In an instant, musical ideas spring to life. You might be transcribing and stumble upon something you like, or perhaps you suddenly play an idea that seemed to come to you from nowhere. I bet this happens all the time. In fact, I’ll bet you come up with something you like nearly every time you practice. What do you do when you discover or create ideas you like?
I used to just play the idea a bunch, thinking, wow…this is a great line. The next day, needless to say, I’d have difficulty remembering the line, and a week later, I’d forget the line entirely.
Keeping a line journal is not only a great way to remember the lines you pick up from transcribing or create yourself, but it’s an essential tool to keep track of the knowledge-base you hope to expand throughout your life.
Whatever it is, write it down
When you’re practicing, you’re in the zone. You don’t want to interrupt it for any reason. This is your time and you want to spend it playing, not writing. That attitude kept me from writing down a lot of things that could have potentially been gems. Sometimes I’ll play something and think, hmmm, that’s kind of nice, but is it nice enough to write down?
Whatever it is, write it down. During your practice, keep manuscript-paper and a pen handy at all times. Consider this your scratch paper where you’ll jot down anything that comes to mind. Knowing that this is not your formal line journal, you have no need to keep it neat and organized, allowing you to scribble anything down quickly and get back to your practice.
I write down literally anything and everything that I think is the least bit cool when I’m practicing. It could be a line, a harmonic concept, a rhythmic idea. Anything. I keep these ideas on this scratch paper in its own pile and when one page fills up, I put down another.
When I have time, I review the pile, looking for anything that could be of value.
While you’re watching television or have nothing to do, just sift through these loose pages and boldly circle or highlight anything that you might consider putting into your line journal. Your line journal is where the keepers will go. Be discriminant and decisive.
The key to a quality line journal is making it organized in a way that you can easily access the material. How many times have you written something down, only to find that a few days later, you can’t seem to find where you wrote it?
Keeping all your ideas on scratch paper and transitioning the best ones to your official journal will help with that, as will keeping your journal ordered in a way that makes sense to you.
There are many ways you could order it. I’m reminded of the scene in Nick Hornby’s High Fidelity where the main character, played by John Cusack in the movie, is sharing with his coworker how he organizes his record collection: autobiographically.
You probably don’t want to keep your line journal ordered autobiographically. What works for me and what most players I know do is to put the lines into various sections of chord types. For instance, you could have a section where you write anything that works over dominant. And another section for major. And another for minor.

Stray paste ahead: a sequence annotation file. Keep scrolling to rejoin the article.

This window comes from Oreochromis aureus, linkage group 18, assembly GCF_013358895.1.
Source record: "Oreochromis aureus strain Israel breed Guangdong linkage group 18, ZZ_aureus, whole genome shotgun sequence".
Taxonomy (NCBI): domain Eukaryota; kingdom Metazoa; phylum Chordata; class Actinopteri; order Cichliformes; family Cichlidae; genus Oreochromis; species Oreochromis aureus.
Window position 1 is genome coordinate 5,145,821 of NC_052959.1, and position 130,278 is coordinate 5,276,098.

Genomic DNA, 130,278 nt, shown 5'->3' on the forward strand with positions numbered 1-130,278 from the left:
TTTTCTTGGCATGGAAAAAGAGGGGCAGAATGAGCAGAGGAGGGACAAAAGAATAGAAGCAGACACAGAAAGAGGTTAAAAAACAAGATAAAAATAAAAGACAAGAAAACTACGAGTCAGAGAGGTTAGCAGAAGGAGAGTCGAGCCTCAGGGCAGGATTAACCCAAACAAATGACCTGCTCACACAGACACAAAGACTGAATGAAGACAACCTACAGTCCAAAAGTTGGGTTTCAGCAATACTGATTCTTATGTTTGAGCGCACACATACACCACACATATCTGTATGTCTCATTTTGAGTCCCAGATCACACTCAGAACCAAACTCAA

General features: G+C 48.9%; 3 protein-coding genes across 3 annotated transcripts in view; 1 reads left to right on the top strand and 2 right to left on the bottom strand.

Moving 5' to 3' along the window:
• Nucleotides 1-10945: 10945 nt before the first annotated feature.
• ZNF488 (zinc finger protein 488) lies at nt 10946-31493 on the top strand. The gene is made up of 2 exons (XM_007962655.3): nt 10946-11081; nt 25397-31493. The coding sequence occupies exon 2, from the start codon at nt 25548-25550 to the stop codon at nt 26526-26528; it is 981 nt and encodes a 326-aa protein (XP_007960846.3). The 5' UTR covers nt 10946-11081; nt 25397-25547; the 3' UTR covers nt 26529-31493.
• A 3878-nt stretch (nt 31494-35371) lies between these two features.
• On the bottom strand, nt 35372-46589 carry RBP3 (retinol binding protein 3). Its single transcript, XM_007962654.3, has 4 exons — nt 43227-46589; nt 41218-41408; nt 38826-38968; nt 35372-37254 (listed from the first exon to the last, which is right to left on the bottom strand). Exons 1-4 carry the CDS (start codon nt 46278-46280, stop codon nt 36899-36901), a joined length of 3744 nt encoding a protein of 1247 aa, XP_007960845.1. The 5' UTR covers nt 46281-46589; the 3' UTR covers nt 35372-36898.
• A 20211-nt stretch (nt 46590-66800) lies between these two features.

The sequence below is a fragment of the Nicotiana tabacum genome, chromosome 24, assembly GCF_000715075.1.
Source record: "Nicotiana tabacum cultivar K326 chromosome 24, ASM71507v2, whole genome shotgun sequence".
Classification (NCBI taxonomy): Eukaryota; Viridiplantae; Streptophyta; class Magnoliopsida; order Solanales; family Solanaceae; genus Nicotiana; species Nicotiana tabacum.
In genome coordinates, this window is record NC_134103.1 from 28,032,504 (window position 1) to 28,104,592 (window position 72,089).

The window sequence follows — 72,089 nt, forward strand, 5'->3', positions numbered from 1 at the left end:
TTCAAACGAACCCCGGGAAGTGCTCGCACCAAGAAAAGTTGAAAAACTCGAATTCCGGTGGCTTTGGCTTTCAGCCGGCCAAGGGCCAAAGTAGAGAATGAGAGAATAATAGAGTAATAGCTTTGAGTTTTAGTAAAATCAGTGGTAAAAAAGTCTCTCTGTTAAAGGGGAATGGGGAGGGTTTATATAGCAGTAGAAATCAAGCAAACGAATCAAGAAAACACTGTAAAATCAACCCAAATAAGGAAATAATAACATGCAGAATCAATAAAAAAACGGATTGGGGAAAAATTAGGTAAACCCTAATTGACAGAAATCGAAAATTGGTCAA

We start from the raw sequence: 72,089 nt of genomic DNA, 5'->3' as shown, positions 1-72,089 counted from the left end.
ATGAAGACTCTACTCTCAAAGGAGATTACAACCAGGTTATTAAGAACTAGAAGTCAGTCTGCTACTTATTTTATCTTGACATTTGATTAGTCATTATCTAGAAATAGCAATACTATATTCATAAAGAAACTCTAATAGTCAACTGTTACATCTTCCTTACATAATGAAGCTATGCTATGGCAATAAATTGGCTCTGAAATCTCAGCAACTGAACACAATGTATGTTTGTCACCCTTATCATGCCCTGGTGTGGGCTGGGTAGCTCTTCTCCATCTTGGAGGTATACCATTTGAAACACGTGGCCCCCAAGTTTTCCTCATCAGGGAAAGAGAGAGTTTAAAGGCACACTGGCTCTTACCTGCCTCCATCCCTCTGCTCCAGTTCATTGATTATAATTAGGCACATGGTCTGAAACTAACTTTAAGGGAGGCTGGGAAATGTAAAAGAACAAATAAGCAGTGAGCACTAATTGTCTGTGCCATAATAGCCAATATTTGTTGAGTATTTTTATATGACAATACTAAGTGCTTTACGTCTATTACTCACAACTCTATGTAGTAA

Keeping the sections fairly basic is a good way to go:
- ii Vs
Some people like to have a section of iii Vi ii Vs and minor ii Vs as well. Depending upon the material you’re trying to classify, you may want to have less or more categories. I’d aim to keep things simple and have as few sections as possible. As you progress, you’ll most likely find that some lines that you thought you had to create a new category for, could have actually fit into something you already had.
You’ll also find that a line can fit into multiple places, so what do you do about that when you’re trying to keep things as orderly as possible? What I do is put the line in the section where it came from or where it would seem to be the more obvious place for it. For example, if I transcribed a line over a G major chord, but it could also work well over E minor, I’d write it in the major section because that’s where it originally came from.
I’d then make a note to myself about that particular line and how it works well for E minor as well. In fact, keeping notes for all lines is a good idea as it allows you to understand the line more deeply when you glance at the line in the future.
And obviously, there’s more than notes to keep for the line. Here’s an outline for what each line in your line journal could include:
- The musical example, with the chords written over each measure
- The album, song, time-mark, and soloist for where you found it. If you created it, simply put “me”
- The type of line it is, such as a ii V, or a major line
- Space for a paragraph of notes about the line…what makes it great, alternate uses, variations
Keep it up to date
Start practicing with a piece of scratch paper in front of you the next time you practice. Write down anything that you think is interesting without judging then and there whether it is something you truly care about. Then, transition the best lines you find on this scratch paper to your line journal.
Once you start this process, your line journal will quickly grow. Keep it organized and keep it up to date. Don’t fall behind by leaving lines you really like in the mess of scratch paper. Get them into your line journal as soon as you know you want them there. Conversely, spend some time figuring out what you truly want there, even if it takes you several examinations of a line to accept or reject it.
Stop living in a mess of notes and scribbles. Start a formal line journal and keep it up!